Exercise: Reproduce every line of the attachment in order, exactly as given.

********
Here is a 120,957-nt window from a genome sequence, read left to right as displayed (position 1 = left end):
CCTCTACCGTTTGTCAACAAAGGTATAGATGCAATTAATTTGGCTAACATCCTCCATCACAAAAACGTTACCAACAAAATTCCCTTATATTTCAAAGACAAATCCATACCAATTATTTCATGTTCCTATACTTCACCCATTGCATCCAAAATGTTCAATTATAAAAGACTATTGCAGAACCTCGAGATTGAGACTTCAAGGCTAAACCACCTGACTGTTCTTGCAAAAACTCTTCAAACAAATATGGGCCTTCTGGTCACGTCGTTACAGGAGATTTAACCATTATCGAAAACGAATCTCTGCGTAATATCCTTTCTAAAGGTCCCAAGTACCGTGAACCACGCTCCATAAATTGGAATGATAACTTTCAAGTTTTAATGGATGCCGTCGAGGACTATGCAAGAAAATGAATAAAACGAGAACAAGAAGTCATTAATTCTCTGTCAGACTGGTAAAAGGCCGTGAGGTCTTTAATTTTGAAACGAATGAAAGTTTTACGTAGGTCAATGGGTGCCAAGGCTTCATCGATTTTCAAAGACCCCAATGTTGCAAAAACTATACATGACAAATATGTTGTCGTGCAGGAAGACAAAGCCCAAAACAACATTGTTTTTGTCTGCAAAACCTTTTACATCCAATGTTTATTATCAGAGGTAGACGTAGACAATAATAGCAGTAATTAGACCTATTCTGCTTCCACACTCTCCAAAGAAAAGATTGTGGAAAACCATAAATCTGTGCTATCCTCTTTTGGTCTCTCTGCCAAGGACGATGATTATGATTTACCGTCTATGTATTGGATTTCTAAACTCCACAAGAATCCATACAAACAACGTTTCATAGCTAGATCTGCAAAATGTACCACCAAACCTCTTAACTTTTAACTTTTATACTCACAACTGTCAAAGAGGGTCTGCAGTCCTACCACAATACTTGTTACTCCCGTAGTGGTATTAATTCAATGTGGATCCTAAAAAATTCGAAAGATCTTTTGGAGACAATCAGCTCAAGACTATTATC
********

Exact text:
Here is a 120,957-nt window from a genome sequence, read left to right as displayed (position 1 = left end):
CCTCTACCGTTTGTCAACAAAGGTATAGATGCAATTAATTTGGCTAACATCCTCCATCACAAAAACGTTACCAACAAAATTCCCTTATATTTCAAAGACAAATCCATACCAATTATTTCATGTTCCTATACTTCACCCATTGCATCCAAAATGTTCAATTATAAAAGACTATTGCAGAACCTCGAGATTGAGACTTCAAGGCTAAACCACCTGACTGTTCTTGCAAAAACTCTTCAAACAAATATGGGCCTTCTGGTCACGTCGTTACAGGAGATTTAACCATTATCGAAAACGAATCTCTGCGTAATATCCTTTCTAAAGGTCCCAAGTACCGTGAACCACGCTCCATAAATTGGAATGATAACTTTCAAGTTTTAATGGATGCCGTCGAGGACTATGCAAGAAAATGAATAAAACGAGAACAAGAAGTCATTAATTCTCTGTCAGACTGGTAAAAGGCCGTGAGGTCTTTAATTTTGAAACGAATGAAAGTTTTACGTAGGTCAATGGGTGCCAAGGCTTCATCGATTTTCAAAGACCCCAATGTTGCAAAAACTATACATGACAAATATGTTGTCGTGCAGGAAGACAAAGCCCAAAACAACATTGTTTTTGTCTGCAAAACCTTTTACATCCAATGTTTATTATCAGAGGTAGACGTAGACAATAATAGCAGTAATTAGACCTATTCTGCTTCCACACTCTCCAAAGAAAAGATTGTGGAAAACCATAAATCTGTGCTATCCTCTTTTGGTCTCTCTGCCAAGGACGATGATTATGATTTACCGTCTATGTATTGGATTTCTAAACTCCACAAGAATCCATACAAACAACGTTTCATAGCTAGATCTGCAAAATGTACCACCAAACCTCTTAACTTTTAACTTTTATACTCACAACTGTCAAAGAGGGTCTGCAGTCCTACCACAATACTTGTTACTCCCGTAGTGGTATTAATTCAATGTGGATCCTAAAAAATTCGAAAGATCTTTTGGAGACAATCAGCTCAAGACTATTATC